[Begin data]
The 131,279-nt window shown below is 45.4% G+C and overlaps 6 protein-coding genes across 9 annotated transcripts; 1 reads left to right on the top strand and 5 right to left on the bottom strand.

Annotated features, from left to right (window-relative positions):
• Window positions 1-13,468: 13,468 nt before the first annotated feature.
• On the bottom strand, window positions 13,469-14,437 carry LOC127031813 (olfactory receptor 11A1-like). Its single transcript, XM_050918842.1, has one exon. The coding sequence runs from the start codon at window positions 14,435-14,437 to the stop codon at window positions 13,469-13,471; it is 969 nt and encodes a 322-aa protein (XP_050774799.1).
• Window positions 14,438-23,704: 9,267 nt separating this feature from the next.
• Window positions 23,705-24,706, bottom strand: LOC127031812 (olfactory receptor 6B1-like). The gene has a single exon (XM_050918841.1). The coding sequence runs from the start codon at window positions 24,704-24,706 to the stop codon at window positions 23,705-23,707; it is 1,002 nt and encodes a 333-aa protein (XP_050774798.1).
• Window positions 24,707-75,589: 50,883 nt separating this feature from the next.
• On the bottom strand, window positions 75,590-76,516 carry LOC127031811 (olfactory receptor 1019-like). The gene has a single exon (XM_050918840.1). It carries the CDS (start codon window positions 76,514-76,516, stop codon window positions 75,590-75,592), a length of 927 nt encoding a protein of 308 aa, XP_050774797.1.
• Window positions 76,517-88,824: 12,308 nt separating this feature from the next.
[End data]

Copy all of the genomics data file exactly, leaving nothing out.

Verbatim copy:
The 131,279-nt window shown below is 45.4% G+C and overlaps 6 protein-coding genes across 9 annotated transcripts; 1 reads left to right on the top strand and 5 right to left on the bottom strand.

Annotated features, from left to right (window-relative positions):
• Window positions 1-13,468: 13,468 nt before the first annotated feature.
• On the bottom strand, window positions 13,469-14,437 carry LOC127031813 (olfactory receptor 11A1-like). Its single transcript, XM_050918842.1, has one exon. The coding sequence runs from the start codon at window positions 14,435-14,437 to the stop codon at window positions 13,469-13,471; it is 969 nt and encodes a 322-aa protein (XP_050774799.1).
• Window positions 14,438-23,704: 9,267 nt separating this feature from the next.
• Window positions 23,705-24,706, bottom strand: LOC127031812 (olfactory receptor 6B1-like). The gene has a single exon (XM_050918841.1). The coding sequence runs from the start codon at window positions 24,704-24,706 to the stop codon at window positions 23,705-23,707; it is 1,002 nt and encodes a 333-aa protein (XP_050774798.1).
• Window positions 24,707-75,589: 50,883 nt separating this feature from the next.
• On the bottom strand, window positions 75,590-76,516 carry LOC127031811 (olfactory receptor 1019-like). The gene has a single exon (XM_050918840.1). It carries the CDS (start codon window positions 76,514-76,516, stop codon window positions 75,590-75,592), a length of 927 nt encoding a protein of 308 aa, XP_050774797.1.
• Window positions 76,517-88,824: 12,308 nt separating this feature from the next.